• Contraction of the muscles along the AT
  • What are the chemical fors of breakdown in the AT?
    digestion with enzymes
    protiens --> AA
    fats --> fatty acids
    carbohydrates --> glucose
  • What do gigestive enzyme cause and how do they work?
    Enzymes lower the activation energy
    Digestive enzymes cause hydrolysis
  • Where are digestive enzymes present?
    All trough the alimentary track expect for the colon
  • What for breakdown happens in the moth
    carbohydrates are formed from starch?
  • What kind of digestion happens in the small intestines?
    most chemical digestion by enzymes produced by the pancreas of intestinal cells.
  • What kind of digestion happens in the large intestines?
    Digestion by microflora, fibers
  • What does saliva consist of, form what is it produced and for what is it useful?
    99% water
    1% salt, mucus, enzyme and antimicrobial compounds 
    produced by saliva glands (foor mout, ears)
    usefull for lubrication, chemical digestion, anti microbial function and important for tasting
  • What is the esophageal?
    De slokdarm
  • What is the upper and the lower esophageal sphincter?
    uppper: muscularing that losses when food is swallowed 
    lower prevents reflux of food from the stomach 
  • What happens when you swallow food?
    Bout the upper and the lower esphageal relax so the food can go into the stomach. A motion called peristalsis helps this.
  • What is the epiglottis?
    Dit is de strotklep
    Prevents foood for entering the trachea (luchtpijp) the epiglottis contracts and covers the larynx (strottenhoofd)
  • What happens in the stomach?
    It's main goal is protein digestion, has a low pH. Food stays here several minutes till few hours. 
    So no fat digestion
  • What classes the stomach?
    The stomach is closed by the lower esophageal sphincter and the politic sphincter.
  • What are the 4 main cell types in the stomach?
    1. Chief cells, produce pepsine (cuts protein)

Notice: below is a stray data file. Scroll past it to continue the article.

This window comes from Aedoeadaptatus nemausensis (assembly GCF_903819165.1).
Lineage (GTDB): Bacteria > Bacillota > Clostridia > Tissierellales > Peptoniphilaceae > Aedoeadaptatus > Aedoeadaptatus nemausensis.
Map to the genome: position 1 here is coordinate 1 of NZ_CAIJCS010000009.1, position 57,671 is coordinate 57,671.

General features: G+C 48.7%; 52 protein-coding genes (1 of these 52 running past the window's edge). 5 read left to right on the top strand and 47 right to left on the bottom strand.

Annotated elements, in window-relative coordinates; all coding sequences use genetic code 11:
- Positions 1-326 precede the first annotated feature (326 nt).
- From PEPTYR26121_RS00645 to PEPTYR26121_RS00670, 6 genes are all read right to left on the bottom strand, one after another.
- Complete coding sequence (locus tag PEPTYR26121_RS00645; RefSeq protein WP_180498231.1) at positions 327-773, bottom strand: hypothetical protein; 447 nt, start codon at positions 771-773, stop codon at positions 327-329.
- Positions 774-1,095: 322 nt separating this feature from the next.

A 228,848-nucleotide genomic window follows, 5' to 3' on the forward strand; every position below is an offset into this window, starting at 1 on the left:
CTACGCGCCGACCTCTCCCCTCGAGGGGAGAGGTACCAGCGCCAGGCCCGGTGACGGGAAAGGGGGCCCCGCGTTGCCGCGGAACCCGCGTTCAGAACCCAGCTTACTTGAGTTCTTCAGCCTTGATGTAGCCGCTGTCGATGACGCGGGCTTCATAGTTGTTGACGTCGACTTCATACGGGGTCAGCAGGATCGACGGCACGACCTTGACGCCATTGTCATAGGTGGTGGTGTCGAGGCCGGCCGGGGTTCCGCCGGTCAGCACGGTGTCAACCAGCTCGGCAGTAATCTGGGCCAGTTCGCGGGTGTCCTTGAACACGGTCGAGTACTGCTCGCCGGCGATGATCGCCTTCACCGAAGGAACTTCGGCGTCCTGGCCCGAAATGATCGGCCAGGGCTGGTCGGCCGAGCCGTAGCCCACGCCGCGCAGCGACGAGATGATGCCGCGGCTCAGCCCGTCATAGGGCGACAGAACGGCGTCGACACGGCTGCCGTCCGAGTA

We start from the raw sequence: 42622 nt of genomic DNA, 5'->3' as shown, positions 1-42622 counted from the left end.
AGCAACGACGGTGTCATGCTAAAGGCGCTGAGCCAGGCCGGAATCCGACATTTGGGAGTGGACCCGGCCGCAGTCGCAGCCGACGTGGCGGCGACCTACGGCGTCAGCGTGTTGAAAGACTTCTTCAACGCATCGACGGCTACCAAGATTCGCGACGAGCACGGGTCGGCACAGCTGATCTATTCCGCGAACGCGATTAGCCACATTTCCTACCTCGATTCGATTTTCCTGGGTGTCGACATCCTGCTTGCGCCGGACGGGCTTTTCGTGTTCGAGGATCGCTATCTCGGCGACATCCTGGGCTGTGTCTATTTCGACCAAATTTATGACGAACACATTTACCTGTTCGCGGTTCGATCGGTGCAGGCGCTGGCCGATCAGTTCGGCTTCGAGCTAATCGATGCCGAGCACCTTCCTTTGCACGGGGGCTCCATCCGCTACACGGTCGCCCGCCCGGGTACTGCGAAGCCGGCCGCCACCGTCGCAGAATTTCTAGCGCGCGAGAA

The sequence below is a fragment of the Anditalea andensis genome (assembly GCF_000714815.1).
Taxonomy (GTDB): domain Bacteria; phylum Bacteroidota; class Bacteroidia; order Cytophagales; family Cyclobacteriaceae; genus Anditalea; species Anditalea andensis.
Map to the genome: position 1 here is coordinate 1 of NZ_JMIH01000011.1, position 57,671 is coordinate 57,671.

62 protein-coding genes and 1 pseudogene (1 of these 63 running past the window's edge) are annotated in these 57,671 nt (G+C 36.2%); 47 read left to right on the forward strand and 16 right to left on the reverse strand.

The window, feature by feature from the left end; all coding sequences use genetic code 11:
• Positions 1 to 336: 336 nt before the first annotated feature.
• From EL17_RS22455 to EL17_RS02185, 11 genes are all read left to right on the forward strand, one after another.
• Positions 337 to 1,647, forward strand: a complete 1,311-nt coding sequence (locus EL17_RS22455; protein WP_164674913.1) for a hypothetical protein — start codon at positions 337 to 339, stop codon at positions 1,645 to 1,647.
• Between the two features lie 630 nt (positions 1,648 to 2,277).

2. Parietal cells, hydrochloric acid (gives a lower pH to the stomach)
    3. Goblet cells, produce mucus (slijm), fluvial cells lay over it in order to protect them form the low pH of the stomach
    4. Endocrine paracrine cells, produce hormones
  • What are the parts of the small intestine?
    Duodenum, jejunum and ileum
  • What is the duodenum?
    30 cm long, connect the stomach to the jejunum. Digestive juices form pancreas and bile are added in duodenum. It controls the rate of tempting the stomach bu the hormone secretien and chlystrokin. It also triggers the release of the enzymes form the pancreas.
  • What are the 2 main hormones in the duodenum?
    secretien and chlystrokin
  • What is the jejunum?
    mayor side of nutrient digestion
  • What happens in the ileum?
    most nutrients absorption happens here
  • What main function of the column and how does to movement go?
    Main function column is absorbing water and serve as vehicle. Lot of microorganisms are present that food on fibers. 
    Movement is due to peristalsis (contraction and relaxation of circular muscles.
  • Where and how does most digestion take place?
    Manly by juices of the pancreas and the small intestent.
  • What are the enzymes are produced in the pancreas?
    Lipase
    Amylases
    Proteases

    Added in the duodenum. 
  • What are the enzymes produced by the enterocytes?
    They lay in the small intestines and they produce:
    disaccharidases and peptidases.
  • What are the enzymes produced by the liver?